Analyzing Systems to Maximize Impact
A New Toolset for Assessing Innovation Impact Potential Within Systems
How might we help funders and decision makers assess the potential for innovation to deliver impact on a challenge they seek to solve?
It seems there isn’t a day that goes by without news of a groundbreaking innovation poised to change the way we connect, access information, or even explore worlds beyond our own. Rare, though, are the days when we hear of breakthroughs that transform how societies feed their hungry populations or ensure resilience amid an ever-changing climate.
One of the purposes of these systems tools is to figure out what does the system look like, and where are the fixes. These tools let us consider how our partners communicate internally, the knowledge sharing structures. We can inform the way forwards by looking backwards.
– USAID Systems Workshop Participant
As a global community, we wield increasingly sophisticated tools for understanding the nature of our complex development challenges. We know how to pinpoint breakdowns and identify root causes. But we aren’t as good at identifying and assessing which emerging solutions are poised to deliver outsized impact on tough development challenges. Despite our best efforts, we often end up tinkering on the margins of these entrenched issues. Donors were one of the first groups to realize: we need a better way to weigh our intervention options such that we can ensure maximum impact per investment.
Assessing the potential for innovation to solve a given problem is no easy task. That’s because it requires grappling with the challenge we seek to solve, the innovations we use to solve it, and the systems in which those challenges and innovative solutions live — all at the same time. GKI partnered with systems of systems engineers at the Georgia Tech Research Institute (GTRI) in a research-intensive process to unpack an important question: what sets of innovative solutions will elicit the most impact on this problem? Our goal was to create a toolset to help decision makers build insight and confidence as they weigh their possible options.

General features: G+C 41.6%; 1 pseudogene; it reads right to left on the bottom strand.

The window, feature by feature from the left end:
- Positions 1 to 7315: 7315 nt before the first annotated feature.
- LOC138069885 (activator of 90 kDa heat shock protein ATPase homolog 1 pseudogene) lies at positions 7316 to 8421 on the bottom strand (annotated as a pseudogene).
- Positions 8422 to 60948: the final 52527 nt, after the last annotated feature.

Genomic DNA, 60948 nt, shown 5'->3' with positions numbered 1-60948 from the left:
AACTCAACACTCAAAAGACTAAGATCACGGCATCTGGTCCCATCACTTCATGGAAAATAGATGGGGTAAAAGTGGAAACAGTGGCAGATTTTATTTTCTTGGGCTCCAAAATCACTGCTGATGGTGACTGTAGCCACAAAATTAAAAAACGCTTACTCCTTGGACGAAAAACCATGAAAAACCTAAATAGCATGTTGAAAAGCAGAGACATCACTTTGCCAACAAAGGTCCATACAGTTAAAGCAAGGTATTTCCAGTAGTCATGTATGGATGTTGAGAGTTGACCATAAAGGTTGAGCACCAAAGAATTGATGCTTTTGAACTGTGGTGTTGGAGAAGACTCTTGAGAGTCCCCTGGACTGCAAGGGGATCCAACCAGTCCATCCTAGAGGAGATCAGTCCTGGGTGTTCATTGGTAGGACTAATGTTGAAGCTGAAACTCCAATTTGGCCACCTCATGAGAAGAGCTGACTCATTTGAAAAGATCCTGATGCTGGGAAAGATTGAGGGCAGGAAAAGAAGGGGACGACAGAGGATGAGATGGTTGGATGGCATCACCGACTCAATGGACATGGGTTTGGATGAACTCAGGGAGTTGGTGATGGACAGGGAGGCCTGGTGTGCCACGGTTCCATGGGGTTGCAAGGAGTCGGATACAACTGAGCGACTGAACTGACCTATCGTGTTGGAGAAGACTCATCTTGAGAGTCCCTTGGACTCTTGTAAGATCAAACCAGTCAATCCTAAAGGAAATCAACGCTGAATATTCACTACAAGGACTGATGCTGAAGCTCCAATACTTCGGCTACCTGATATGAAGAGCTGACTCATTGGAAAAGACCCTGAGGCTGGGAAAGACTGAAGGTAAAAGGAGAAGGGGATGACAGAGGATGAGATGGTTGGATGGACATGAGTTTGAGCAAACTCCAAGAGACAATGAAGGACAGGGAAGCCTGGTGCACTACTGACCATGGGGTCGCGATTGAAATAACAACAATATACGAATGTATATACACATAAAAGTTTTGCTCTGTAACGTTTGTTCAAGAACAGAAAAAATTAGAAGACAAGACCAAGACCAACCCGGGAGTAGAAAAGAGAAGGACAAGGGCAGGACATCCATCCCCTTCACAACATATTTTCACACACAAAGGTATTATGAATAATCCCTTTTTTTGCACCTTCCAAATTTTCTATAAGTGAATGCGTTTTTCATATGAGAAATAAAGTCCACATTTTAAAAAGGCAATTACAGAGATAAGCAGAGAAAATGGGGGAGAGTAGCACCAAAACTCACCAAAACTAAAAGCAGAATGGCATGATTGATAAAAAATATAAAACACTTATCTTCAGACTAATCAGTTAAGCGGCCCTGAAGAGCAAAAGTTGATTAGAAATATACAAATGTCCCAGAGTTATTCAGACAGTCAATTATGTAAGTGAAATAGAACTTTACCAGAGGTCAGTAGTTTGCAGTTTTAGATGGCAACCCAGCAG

The result: an utterly unique approach for future impact analysis saturated in systems approaches. The Rockefeller Foundation, who supported this work, piloted the Assessing Innovation Impact Potential (AIIP) toolset internally on two distinct challenges: (1) Emergency Medical Care in Least-Developed Countries, and (2) Economic Exclusion in Cities in High-Income Countries. Currently, GKI is piloting the AIIP toolset through a mechanism that brings innovations in monitoring, evaluation, research, learning into practice across USAID, such as through evaluations of USAID’s healthcare supply chain management programs.
Results / Outcomes
- Drew insights from over 200 sources across 6 fields of study when devising the systems toolkit
- Engaged 50 thoughts leaders in examining existing systems approaches
- Constructed the 9-tool, integrated toolset comprised of both pre-existing tools and tools designed and produced by GKI
- Completed two pilot tests of the toolset with The Rockefeller Foundation
- Started six pilot tests of the toolset with the United States Agency for International Development
- Presented the AIIP toolset to social sector leaders at dozens of organizations and at vetted academic conferences
- Facilitated simulations of the toolset at social sector organizations seeking to adopt a systems mindset
GKI’s Systems Research & Evaluation Capabilities
Overview of GKI’s trainings, resources, and support to boost the application and benefit of systems approaches
An Introduction to the Assessing Innovation Potential (AIIP) Toolset (PDF)
Assessing Innovation Potential for Social Impact
Photo Credit: Caitie Goddard